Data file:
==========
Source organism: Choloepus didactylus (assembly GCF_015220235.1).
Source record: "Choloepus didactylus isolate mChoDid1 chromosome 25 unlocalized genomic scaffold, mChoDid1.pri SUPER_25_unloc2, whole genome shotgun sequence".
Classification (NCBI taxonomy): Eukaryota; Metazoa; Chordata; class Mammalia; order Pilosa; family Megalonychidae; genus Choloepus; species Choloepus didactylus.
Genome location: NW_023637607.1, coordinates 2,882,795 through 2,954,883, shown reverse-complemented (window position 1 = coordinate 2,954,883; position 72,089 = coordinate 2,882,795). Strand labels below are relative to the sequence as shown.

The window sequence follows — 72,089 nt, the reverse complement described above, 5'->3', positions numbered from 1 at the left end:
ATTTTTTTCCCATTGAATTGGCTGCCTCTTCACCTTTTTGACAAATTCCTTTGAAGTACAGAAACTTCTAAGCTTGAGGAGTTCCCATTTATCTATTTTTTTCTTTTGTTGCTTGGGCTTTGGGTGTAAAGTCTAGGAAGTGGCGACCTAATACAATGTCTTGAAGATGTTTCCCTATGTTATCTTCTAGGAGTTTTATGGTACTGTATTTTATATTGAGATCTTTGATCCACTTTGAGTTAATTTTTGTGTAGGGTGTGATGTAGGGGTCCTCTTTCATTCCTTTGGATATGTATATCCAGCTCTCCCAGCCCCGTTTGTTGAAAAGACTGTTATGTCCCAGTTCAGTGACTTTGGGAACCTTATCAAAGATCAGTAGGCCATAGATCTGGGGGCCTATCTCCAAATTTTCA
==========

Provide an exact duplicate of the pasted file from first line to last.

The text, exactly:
Source organism: Choloepus didactylus (assembly GCF_015220235.1).
Source record: "Choloepus didactylus isolate mChoDid1 chromosome 25 unlocalized genomic scaffold, mChoDid1.pri SUPER_25_unloc2, whole genome shotgun sequence".
Classification (NCBI taxonomy): Eukaryota; Metazoa; Chordata; class Mammalia; order Pilosa; family Megalonychidae; genus Choloepus; species Choloepus didactylus.
Genome location: NW_023637607.1, coordinates 2,882,795 through 2,954,883, shown reverse-complemented (window position 1 = coordinate 2,954,883; position 72,089 = coordinate 2,882,795). Strand labels below are relative to the sequence as shown.

The window sequence follows — 72,089 nt, the reverse complement described above, 5'->3', positions numbered from 1 at the left end:
ATTTTTTTCCCATTGAATTGGCTGCCTCTTCACCTTTTTGACAAATTCCTTTGAAGTACAGAAACTTCTAAGCTTGAGGAGTTCCCATTTATCTATTTTTTTCTTTTGTTGCTTGGGCTTTGGGTGTAAAGTCTAGGAAGTGGCGACCTAATACAATGTCTTGAAGATGTTTCCCTATGTTATCTTCTAGGAGTTTTATGGTACTGTATTTTATATTGAGATCTTTGATCCACTTTGAGTTAATTTTTGTGTAGGGTGTGATGTAGGGGTCCTCTTTCATTCCTTTGGATATGTATATCCAGCTCTCCCAGCCCCGTTTGTTGAAAAGACTGTTATGTCCCAGTTCAGTGACTTTGGGAACCTTATCAAAGATCAGTAGGCCATAGATCTGGGGGCCTATCTCCAAATTTTCA